What’s this blog about?
puts it used to put it, “jiang hu” is ‘not a physical place or geographic location but the wild and romanticized domain of secret societies, gangs, fighters, entertainers, prostitutes, assassins, thieves, actors, beggars, and wanderers that is roughly the Chinese equivalent to the English terms “bohemian” and “the underworld”‘. Influenced by the Temporary Autonomous Zone, I don’t look at jiang hu as a criminal zone; I see it as place for non-conformists; for bohemians; for ‘new barbarians‘; for mystics; for those who are following their own dreams rather than what society tells them they should be dreaming.
So what’s the “martial arts and mysticism” about? This blog is about my journey through the Chinese Internal Martial Arts – baguazhang, yiquan, taijiquan, and the people I meet on the way. It’s about people who are seeking to use their body as effectively as possible, to calm their minds and strengthen their meditative powers, to connect with the Dao or attain enlightenment… in other words, who are seeking to discover their true self, not the mediated identity defined for them by what the Situationists termed The Spectacle.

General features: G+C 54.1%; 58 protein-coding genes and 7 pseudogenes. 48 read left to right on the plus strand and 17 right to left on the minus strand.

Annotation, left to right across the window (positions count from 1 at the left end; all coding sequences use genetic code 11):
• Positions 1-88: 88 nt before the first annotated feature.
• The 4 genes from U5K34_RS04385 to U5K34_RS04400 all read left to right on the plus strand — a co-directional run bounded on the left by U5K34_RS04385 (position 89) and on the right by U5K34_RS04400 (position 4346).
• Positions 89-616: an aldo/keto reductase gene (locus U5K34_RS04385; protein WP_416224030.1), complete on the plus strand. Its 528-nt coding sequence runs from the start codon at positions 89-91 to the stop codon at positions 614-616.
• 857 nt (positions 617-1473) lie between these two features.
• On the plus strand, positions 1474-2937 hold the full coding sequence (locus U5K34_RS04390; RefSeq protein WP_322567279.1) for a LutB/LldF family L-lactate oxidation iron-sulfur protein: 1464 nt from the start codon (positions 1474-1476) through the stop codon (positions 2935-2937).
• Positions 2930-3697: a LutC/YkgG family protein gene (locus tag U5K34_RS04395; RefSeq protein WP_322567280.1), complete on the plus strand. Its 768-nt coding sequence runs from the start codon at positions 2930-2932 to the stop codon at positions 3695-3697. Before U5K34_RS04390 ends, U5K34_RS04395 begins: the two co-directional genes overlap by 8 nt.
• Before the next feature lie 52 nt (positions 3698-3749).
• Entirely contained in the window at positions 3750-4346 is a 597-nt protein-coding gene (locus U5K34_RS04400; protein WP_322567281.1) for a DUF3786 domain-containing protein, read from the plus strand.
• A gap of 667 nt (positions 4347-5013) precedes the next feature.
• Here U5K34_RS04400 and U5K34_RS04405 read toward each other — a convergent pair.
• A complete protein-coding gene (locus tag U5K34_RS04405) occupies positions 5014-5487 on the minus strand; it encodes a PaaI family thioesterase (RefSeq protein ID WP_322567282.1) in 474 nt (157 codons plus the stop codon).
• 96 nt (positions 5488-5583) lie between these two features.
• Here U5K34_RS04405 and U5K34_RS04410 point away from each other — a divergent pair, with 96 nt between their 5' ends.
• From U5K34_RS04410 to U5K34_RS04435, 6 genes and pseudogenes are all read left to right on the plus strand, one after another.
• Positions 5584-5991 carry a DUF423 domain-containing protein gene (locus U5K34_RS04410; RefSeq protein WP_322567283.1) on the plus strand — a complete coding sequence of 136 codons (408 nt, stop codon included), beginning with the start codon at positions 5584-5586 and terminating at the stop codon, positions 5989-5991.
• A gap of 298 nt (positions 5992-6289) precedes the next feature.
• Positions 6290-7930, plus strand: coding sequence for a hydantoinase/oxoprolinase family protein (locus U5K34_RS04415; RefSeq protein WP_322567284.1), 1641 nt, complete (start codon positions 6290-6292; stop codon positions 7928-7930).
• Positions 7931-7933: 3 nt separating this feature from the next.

Since both the martial arts and meditation deal ultimately with questions about our own nature and character as individuals, I’ll also write about issues involving identity and perception – as well as anything else I feel is relevant or vaguely interesting!
(By the way, see also the Wikipedia entry on the Zaporizhian Sich:
The Sich population had an international component, and apart from Ukrainians included Moldovans, Tatars, Poles, Lithuanians, Jews and Russians. The social structure was also complex, consisting of: destitute gentry and boyars, szlachta (Polish nobility), merchants, peasants, outlaws of every sort, run-away slaves from Turkish galleys, run-away serfs, etc.